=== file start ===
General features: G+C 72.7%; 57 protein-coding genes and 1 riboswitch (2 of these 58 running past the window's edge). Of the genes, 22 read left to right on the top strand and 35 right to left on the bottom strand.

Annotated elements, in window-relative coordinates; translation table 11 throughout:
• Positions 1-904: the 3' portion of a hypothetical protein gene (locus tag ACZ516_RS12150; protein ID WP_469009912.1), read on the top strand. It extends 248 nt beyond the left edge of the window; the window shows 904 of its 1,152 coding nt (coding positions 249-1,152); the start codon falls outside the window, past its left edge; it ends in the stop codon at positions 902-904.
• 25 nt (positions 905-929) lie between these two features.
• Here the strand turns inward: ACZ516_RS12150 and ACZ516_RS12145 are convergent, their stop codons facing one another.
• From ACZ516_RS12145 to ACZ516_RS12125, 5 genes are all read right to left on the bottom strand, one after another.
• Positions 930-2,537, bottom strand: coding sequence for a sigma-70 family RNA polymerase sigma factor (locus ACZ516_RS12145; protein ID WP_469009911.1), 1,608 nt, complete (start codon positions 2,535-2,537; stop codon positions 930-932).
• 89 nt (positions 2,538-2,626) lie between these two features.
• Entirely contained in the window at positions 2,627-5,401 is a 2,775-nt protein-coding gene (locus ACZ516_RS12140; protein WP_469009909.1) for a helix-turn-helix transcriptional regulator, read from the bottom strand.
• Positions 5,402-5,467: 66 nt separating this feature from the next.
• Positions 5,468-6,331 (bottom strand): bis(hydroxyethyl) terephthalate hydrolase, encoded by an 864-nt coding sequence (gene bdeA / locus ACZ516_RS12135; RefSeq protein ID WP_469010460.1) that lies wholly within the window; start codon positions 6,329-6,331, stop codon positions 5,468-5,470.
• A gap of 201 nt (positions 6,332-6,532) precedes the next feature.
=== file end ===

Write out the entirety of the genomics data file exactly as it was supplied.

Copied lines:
General features: G+C 72.7%; 57 protein-coding genes and 1 riboswitch (2 of these 58 running past the window's edge). Of the genes, 22 read left to right on the top strand and 35 right to left on the bottom strand.

Annotated elements, in window-relative coordinates; translation table 11 throughout:
• Positions 1-904: the 3' portion of a hypothetical protein gene (locus tag ACZ516_RS12150; protein ID WP_469009912.1), read on the top strand. It extends 248 nt beyond the left edge of the window; the window shows 904 of its 1,152 coding nt (coding positions 249-1,152); the start codon falls outside the window, past its left edge; it ends in the stop codon at positions 902-904.
• 25 nt (positions 905-929) lie between these two features.
• Here the strand turns inward: ACZ516_RS12150 and ACZ516_RS12145 are convergent, their stop codons facing one another.
• From ACZ516_RS12145 to ACZ516_RS12125, 5 genes are all read right to left on the bottom strand, one after another.
• Positions 930-2,537, bottom strand: coding sequence for a sigma-70 family RNA polymerase sigma factor (locus ACZ516_RS12145; protein ID WP_469009911.1), 1,608 nt, complete (start codon positions 2,535-2,537; stop codon positions 930-932).
• 89 nt (positions 2,538-2,626) lie between these two features.
• Entirely contained in the window at positions 2,627-5,401 is a 2,775-nt protein-coding gene (locus ACZ516_RS12140; protein WP_469009909.1) for a helix-turn-helix transcriptional regulator, read from the bottom strand.
• Positions 5,402-5,467: 66 nt separating this feature from the next.
• Positions 5,468-6,331 (bottom strand): bis(hydroxyethyl) terephthalate hydrolase, encoded by an 864-nt coding sequence (gene bdeA / locus ACZ516_RS12135; RefSeq protein ID WP_469010460.1) that lies wholly within the window; start codon positions 6,329-6,331, stop codon positions 5,468-5,470.
• A gap of 201 nt (positions 6,332-6,532) precedes the next feature.